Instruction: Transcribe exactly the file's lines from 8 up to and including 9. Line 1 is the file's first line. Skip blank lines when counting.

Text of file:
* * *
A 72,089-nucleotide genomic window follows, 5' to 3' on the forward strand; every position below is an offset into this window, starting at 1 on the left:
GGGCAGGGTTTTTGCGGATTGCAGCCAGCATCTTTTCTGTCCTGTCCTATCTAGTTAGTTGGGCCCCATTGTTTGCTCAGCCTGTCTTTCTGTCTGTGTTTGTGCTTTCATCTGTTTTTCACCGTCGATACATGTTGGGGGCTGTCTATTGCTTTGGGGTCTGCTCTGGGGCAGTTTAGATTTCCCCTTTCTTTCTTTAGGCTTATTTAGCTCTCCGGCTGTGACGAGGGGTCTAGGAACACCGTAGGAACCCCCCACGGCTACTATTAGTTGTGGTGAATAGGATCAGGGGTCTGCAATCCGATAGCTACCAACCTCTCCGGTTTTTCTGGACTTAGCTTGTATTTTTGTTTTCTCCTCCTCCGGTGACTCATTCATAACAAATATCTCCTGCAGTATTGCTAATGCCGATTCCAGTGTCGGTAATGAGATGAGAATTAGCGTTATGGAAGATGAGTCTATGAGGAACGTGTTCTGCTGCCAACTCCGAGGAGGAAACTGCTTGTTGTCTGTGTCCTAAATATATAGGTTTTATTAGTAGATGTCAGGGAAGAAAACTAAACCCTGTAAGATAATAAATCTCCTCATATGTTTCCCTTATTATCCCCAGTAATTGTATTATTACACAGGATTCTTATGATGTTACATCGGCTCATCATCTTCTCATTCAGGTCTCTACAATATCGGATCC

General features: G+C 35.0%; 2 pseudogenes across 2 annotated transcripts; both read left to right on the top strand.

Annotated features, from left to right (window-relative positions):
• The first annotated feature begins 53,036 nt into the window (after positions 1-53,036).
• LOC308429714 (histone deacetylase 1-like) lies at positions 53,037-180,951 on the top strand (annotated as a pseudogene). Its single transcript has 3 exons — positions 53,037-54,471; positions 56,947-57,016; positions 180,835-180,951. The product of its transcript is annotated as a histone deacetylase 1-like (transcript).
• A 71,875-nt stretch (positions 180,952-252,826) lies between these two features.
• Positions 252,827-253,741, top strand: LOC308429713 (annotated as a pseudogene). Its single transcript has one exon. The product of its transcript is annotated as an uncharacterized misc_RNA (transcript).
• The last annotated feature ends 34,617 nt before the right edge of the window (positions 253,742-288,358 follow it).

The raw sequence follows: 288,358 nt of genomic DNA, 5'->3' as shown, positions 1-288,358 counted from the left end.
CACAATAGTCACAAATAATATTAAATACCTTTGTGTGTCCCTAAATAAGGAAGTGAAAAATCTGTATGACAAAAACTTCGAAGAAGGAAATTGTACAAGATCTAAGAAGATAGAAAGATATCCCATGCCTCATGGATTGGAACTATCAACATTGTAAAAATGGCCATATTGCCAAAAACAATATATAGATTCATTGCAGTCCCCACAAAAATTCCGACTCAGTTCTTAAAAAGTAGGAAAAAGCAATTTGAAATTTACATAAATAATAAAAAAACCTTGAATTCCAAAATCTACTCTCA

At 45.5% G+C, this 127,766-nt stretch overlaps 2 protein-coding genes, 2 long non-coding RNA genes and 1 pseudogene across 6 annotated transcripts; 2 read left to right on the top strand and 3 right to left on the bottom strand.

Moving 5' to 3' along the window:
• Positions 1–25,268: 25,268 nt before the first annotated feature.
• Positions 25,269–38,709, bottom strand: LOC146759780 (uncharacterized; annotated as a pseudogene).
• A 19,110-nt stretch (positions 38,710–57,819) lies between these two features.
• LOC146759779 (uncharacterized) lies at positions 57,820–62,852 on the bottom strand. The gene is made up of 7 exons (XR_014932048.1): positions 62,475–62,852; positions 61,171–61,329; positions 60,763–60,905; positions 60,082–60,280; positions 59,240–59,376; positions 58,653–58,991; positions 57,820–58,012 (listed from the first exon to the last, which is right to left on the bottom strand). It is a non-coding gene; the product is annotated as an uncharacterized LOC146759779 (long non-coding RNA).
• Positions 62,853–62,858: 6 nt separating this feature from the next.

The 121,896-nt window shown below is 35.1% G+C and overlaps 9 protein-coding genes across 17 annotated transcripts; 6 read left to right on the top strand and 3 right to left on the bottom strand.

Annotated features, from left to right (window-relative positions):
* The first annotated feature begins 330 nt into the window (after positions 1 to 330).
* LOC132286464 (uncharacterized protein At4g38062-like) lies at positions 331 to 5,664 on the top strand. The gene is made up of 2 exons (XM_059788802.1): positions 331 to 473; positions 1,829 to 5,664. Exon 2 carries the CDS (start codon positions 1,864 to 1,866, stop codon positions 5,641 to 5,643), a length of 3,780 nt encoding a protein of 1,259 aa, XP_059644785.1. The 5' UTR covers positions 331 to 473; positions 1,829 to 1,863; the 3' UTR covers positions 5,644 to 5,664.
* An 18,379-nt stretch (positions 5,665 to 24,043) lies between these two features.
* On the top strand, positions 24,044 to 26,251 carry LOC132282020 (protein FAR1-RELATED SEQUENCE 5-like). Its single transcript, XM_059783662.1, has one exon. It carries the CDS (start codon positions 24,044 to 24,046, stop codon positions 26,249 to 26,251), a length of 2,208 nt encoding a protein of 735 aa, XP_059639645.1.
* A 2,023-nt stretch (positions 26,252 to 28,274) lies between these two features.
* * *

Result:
• Positions 252,827-253,741, top strand: LOC308429713 (annotated as a pseudogene). Its single transcript has one exon. The product of its transcript is annotated as an uncharacterized misc_RNA (transcript).
• The last annotated feature ends 34,617 nt before the right edge of the window (positions 253,742-288,358 follow it).